Obituary: Harry Conroy, former NUJ general secretary
The funeral of Harry Conroy, who died on his 45th wedding anniversary aged 67 after a short illness, was held in Cambuslang, Glasgow, on April 30, 2010.
- November 1, 2017
- October 13, 2017
- September 13, 2017
Harry was a trade union leader and journalist. As general secretary of the National Union of Journalists (NUJ) from 1985 to 1990, he held centre stage in the dispute over Rupert Murdoch’s decision to move his newspaper titles from Fleet Street to Wapping in east London – and break the print unions.
Harry was born in the Glasgow suburb of Pollok to working-class Catholic parents and attended Lourdes secondary school in Cardonald, Glasgow. He left to work as a trainee laboratory technician in the Southern General Hospital before joining the Scottish Daily Express as a copy boy. His talent and energy were swiftly recognised and he became a journalist. In 1965, he married Margaret Craig.
By the time he rose to be financial correspondent at the Daily Record in 1969, he was deeply involved in the NUJ. He was not just the father of the chapel (shop steward) at the Record, but also the father of the joint chapel there, which included printers. \
By Harry’s own admission, for most of his life he led a Jekyll-and-Hyde existence, observing that by day he was a financial journalist interviewing leading capitalists and by night an active trade unionist and Labour Party activist.
Harry was also a member of the NUJ national executive and its president in 1981-82. He was known for hard bargaining with newspaper proprietors, especially Robert Maxwell, but they knew that if they could strike a deal with Harry, he would deliver it.
In 1985, Harry was elected general secretary of a union weakened by years of sectarian strife, and a demoralised head office and national executive. In five years, mostly by sheer force of personality, he restored unity and a sense of purpose, making the NUJ far better respected by employers and other trade unions.
But his efforts to build unity with the print unions against Murdoch failed. Harry went to the journalists on the Murdoch titles and begged them to refuse to go to Wapping. Once Murdoch had gobbled up the printers, journalists would be next on his menu, he said.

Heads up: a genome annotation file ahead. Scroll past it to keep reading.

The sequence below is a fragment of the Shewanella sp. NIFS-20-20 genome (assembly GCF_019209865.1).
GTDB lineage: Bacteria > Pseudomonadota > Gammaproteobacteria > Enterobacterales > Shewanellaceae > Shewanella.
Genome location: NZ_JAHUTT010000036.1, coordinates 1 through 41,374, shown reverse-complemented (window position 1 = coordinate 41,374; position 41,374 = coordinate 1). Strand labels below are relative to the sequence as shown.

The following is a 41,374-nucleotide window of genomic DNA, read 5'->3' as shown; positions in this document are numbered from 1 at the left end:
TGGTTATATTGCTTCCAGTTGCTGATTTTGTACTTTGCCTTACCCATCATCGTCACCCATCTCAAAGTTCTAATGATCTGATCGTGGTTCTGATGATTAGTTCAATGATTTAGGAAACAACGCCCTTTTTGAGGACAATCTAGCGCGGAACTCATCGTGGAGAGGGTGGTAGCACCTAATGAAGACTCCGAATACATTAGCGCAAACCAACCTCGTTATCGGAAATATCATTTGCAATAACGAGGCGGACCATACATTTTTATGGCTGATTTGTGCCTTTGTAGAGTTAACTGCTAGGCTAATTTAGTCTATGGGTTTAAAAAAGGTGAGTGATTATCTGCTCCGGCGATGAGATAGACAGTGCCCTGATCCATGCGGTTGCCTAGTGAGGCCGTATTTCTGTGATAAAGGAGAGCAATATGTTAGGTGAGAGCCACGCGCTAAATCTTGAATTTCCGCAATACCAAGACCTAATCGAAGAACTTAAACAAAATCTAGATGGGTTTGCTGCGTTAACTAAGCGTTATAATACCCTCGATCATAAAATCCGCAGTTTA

He was a leading advocate of closer relations with print unions, with a view to a merger, but both right and left wings within the NUJ resisted, and when Harry came up for re-election, they combined to defeat him narrowly.
After leaving the NUJ in 1990 Conroy, A Christian socialist, became campaign director of the cross-party, pro-devolution Scottish Constitutional Convention. But devolution, at least for another seven years, was not to be, and instead Conroy established a public relations consultancy, Conroy Associates, in 1992.
He also ghosted two political memoirs, the former Labour official Jimmy Allison’s Guilty By Suspicion (1995) and Tory MP Allan Stewart’s The Long March of the Market Men (1996), as well as writing his own memoirs, Off the Record: A Life in Journalism, in 1997. That same year he edited The People Say Yes: The Making of Scotland’s Parliament, and later They Rose Again (2003).
A keen stamp and postcard collector, as well as a Celtic supporter, Conroy remained a newspaper man at heart, editing the Scottish Catholic Observer from 2000 and producing business and financial columns for the Glasgow Herald and Evening Times.
The Catholic Observer rewarded his loyalty and talent in the same way as the NUJ had done: they parted in 2008. A lesser man might have been bitter. But Catholicism was the faith of Harry’s fathers, and socialism was the faith that he learned from the privations of his fathers, and it was inconceivable that he could ever abandon either of them. Harry saw his faith in a clear-sighted and sometimes alarmingly simple way. “The Pope says it’s OK, so it’s OK by me,” he would growl during our many disputes about religion.
For the last six months of Harry’s working life he was a Communications Officer with Victim Support Scotland.
Harry was the best of company, opinionated, loved a good argument but he was always the first to offer help to anyone in need. He was never in awe of anyone and treated everyone with the same respect and courtesy, regardless of their status.
He is survived by his wife Margaret, daughter Lynn and sons Ewan and Stuart.
David Sinclair is a former NUJ President and close friend of Harry Conroy.